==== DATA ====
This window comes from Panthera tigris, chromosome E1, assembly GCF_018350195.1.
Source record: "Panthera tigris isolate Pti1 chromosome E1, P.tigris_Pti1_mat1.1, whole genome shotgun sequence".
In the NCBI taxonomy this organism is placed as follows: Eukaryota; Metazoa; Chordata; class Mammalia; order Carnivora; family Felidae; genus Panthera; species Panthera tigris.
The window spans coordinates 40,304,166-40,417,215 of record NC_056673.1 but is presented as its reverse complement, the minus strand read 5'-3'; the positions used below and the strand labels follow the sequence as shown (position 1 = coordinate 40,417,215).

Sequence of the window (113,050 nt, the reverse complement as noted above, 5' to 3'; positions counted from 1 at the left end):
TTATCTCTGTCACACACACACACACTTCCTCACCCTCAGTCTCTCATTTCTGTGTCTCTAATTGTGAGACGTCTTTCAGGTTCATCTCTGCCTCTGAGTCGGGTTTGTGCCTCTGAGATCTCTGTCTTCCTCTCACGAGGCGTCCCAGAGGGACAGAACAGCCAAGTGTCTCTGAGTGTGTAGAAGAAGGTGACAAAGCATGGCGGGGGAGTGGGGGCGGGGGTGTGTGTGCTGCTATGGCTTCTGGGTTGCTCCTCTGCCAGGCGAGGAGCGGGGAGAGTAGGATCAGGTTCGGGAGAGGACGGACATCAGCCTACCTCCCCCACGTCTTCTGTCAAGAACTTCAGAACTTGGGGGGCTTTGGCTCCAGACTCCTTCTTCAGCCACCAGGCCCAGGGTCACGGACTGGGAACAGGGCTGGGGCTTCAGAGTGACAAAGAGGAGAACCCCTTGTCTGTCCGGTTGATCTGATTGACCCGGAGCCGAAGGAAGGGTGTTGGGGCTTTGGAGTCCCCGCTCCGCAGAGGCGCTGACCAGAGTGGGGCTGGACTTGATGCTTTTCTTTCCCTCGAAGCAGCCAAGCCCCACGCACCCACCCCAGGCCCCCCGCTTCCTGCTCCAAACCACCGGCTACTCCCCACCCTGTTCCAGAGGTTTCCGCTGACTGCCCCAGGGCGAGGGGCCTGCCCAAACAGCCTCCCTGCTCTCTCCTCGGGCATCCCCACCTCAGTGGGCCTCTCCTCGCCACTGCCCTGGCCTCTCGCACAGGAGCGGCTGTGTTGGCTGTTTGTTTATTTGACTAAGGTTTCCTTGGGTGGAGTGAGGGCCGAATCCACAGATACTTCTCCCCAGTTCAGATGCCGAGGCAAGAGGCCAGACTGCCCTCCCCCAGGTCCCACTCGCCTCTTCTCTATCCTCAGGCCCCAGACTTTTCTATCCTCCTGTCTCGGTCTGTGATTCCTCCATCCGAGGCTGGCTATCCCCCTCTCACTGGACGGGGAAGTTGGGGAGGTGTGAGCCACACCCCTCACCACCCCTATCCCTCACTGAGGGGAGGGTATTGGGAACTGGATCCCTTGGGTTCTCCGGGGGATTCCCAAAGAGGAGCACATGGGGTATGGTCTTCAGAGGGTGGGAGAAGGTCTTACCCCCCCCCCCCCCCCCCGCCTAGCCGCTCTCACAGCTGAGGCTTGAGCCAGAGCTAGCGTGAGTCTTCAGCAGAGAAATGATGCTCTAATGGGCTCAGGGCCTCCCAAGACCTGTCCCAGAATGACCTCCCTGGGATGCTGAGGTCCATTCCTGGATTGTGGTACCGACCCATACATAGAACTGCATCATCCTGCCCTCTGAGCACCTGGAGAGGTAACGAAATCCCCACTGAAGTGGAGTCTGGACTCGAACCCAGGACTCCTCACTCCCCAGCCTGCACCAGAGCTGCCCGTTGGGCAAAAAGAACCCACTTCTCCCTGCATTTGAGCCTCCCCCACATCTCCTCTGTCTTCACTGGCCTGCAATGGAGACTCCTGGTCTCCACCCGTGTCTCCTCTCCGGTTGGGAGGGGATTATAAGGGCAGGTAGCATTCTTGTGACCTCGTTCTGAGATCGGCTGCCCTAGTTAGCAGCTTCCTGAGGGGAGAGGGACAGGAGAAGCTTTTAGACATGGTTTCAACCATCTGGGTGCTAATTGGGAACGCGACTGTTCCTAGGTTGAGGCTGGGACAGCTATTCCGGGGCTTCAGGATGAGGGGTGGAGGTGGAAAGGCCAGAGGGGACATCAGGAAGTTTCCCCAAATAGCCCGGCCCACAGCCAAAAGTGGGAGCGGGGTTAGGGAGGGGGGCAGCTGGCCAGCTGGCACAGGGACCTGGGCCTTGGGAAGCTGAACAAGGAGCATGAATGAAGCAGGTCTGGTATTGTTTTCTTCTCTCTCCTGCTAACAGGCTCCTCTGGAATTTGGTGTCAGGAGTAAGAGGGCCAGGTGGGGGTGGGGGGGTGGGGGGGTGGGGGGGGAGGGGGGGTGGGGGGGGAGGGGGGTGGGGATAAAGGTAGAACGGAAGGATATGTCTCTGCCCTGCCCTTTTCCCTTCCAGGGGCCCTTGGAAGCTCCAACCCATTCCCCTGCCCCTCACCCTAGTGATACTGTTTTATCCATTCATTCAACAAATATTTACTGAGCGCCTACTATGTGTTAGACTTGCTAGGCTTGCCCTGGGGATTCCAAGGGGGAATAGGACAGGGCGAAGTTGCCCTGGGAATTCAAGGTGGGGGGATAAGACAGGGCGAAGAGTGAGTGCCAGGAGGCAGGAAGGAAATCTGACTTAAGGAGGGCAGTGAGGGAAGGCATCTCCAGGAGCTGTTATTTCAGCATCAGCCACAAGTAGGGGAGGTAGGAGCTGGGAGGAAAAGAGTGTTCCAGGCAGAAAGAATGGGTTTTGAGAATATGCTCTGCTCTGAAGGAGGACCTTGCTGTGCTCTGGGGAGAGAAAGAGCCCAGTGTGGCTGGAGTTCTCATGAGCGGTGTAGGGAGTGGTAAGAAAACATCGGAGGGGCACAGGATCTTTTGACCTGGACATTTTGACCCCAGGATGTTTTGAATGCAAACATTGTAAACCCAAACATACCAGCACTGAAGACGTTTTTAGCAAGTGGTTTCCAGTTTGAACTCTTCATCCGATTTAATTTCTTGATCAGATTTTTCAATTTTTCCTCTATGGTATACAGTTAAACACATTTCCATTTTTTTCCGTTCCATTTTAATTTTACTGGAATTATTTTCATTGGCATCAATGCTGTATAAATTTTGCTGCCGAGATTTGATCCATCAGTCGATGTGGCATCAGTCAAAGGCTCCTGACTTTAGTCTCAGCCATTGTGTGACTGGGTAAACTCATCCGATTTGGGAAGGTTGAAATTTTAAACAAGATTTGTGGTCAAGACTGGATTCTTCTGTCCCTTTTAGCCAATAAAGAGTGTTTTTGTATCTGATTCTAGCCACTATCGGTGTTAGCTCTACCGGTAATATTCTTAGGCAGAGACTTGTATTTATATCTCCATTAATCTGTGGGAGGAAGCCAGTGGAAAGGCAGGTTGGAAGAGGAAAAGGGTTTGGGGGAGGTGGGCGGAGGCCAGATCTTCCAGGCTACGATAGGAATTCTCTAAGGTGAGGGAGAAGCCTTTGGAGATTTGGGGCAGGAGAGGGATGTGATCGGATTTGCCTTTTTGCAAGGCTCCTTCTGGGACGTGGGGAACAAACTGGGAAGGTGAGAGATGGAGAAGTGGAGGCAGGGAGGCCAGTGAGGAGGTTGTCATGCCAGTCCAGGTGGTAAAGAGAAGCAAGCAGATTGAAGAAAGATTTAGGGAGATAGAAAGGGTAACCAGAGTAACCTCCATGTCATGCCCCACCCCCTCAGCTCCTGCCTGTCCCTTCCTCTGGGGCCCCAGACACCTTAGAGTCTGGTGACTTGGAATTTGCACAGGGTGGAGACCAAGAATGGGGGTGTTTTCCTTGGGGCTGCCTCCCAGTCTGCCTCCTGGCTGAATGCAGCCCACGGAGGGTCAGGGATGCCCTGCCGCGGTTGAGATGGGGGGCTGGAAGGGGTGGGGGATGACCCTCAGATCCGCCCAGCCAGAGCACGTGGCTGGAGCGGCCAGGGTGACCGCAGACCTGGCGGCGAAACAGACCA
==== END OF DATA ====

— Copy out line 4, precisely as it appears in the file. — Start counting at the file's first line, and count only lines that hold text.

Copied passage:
The window spans coordinates 40,304,166-40,417,215 of record NC_056673.1 but is presented as its reverse complement, the minus strand read 5'-3'; the positions used below and the strand labels follow the sequence as shown (position 1 = coordinate 40,417,215).